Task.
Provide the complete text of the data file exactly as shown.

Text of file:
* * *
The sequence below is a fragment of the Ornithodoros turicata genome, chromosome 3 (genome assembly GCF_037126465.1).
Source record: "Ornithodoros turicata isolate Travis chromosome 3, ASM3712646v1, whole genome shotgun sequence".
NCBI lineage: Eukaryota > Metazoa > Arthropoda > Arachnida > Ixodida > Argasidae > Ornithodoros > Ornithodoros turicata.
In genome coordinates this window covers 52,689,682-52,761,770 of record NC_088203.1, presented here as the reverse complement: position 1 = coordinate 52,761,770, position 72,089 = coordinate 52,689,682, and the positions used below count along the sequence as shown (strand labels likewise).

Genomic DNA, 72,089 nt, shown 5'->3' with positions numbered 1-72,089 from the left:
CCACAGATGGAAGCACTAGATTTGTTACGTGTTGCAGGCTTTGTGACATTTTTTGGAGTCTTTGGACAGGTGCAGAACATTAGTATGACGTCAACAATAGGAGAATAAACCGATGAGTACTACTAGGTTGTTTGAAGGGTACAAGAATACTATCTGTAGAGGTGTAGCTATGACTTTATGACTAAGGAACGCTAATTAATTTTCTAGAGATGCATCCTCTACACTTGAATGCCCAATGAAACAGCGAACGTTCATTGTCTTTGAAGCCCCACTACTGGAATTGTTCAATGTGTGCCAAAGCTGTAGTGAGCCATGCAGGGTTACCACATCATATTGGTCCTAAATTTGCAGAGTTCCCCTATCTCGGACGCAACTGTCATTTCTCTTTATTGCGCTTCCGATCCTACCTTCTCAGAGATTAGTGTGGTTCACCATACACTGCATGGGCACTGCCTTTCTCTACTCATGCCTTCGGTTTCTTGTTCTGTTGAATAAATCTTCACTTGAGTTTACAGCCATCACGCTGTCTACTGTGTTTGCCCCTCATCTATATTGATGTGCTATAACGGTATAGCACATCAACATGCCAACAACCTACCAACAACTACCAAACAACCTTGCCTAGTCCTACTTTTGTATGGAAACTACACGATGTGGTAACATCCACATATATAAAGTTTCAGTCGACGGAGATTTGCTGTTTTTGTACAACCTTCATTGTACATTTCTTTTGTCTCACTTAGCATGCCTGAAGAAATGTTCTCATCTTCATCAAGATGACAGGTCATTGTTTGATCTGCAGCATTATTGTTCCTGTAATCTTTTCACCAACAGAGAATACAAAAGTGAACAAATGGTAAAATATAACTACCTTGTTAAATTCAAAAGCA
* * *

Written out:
The sequence below is a fragment of the Ornithodoros turicata genome, chromosome 3 (genome assembly GCF_037126465.1).
Source record: "Ornithodoros turicata isolate Travis chromosome 3, ASM3712646v1, whole genome shotgun sequence".
NCBI lineage: Eukaryota > Metazoa > Arthropoda > Arachnida > Ixodida > Argasidae > Ornithodoros > Ornithodoros turicata.
In genome coordinates this window covers 52,689,682-52,761,770 of record NC_088203.1, presented here as the reverse complement: position 1 = coordinate 52,761,770, position 72,089 = coordinate 52,689,682, and the positions used below count along the sequence as shown (strand labels likewise).

Genomic DNA, 72,089 nt, shown 5'->3' with positions numbered 1-72,089 from the left:
CCACAGATGGAAGCACTAGATTTGTTACGTGTTGCAGGCTTTGTGACATTTTTTGGAGTCTTTGGACAGGTGCAGAACATTAGTATGACGTCAACAATAGGAGAATAAACCGATGAGTACTACTAGGTTGTTTGAAGGGTACAAGAATACTATCTGTAGAGGTGTAGCTATGACTTTATGACTAAGGAACGCTAATTAATTTTCTAGAGATGCATCCTCTACACTTGAATGCCCAATGAAACAGCGAACGTTCATTGTCTTTGAAGCCCCACTACTGGAATTGTTCAATGTGTGCCAAAGCTGTAGTGAGCCATGCAGGGTTACCACATCATATTGGTCCTAAATTTGCAGAGTTCCCCTATCTCGGACGCAACTGTCATTTCTCTTTATTGCGCTTCCGATCCTACCTTCTCAGAGATTAGTGTGGTTCACCATACACTGCATGGGCACTGCCTTTCTCTACTCATGCCTTCGGTTTCTTGTTCTGTTGAATAAATCTTCACTTGAGTTTACAGCCATCACGCTGTCTACTGTGTTTGCCCCTCATCTATATTGATGTGCTATAACGGTATAGCACATCAACATGCCAACAACCTACCAACAACTACCAAACAACCTTGCCTAGTCCTACTTTTGTATGGAAACTACACGATGTGGTAACATCCACATATATAAAGTTTCAGTCGACGGAGATTTGCTGTTTTTGTACAACCTTCATTGTACATTTCTTTTGTCTCACTTAGCATGCCTGAAGAAATGTTCTCATCTTCATCAAGATGACAGGTCATTGTTTGATCTGCAGCATTATTGTTCCTGTAATCTTTTCACCAACAGAGAATACAAAAGTGAACAAATGGTAAAATATAACTACCTTGTTAAATTCAAAAGCA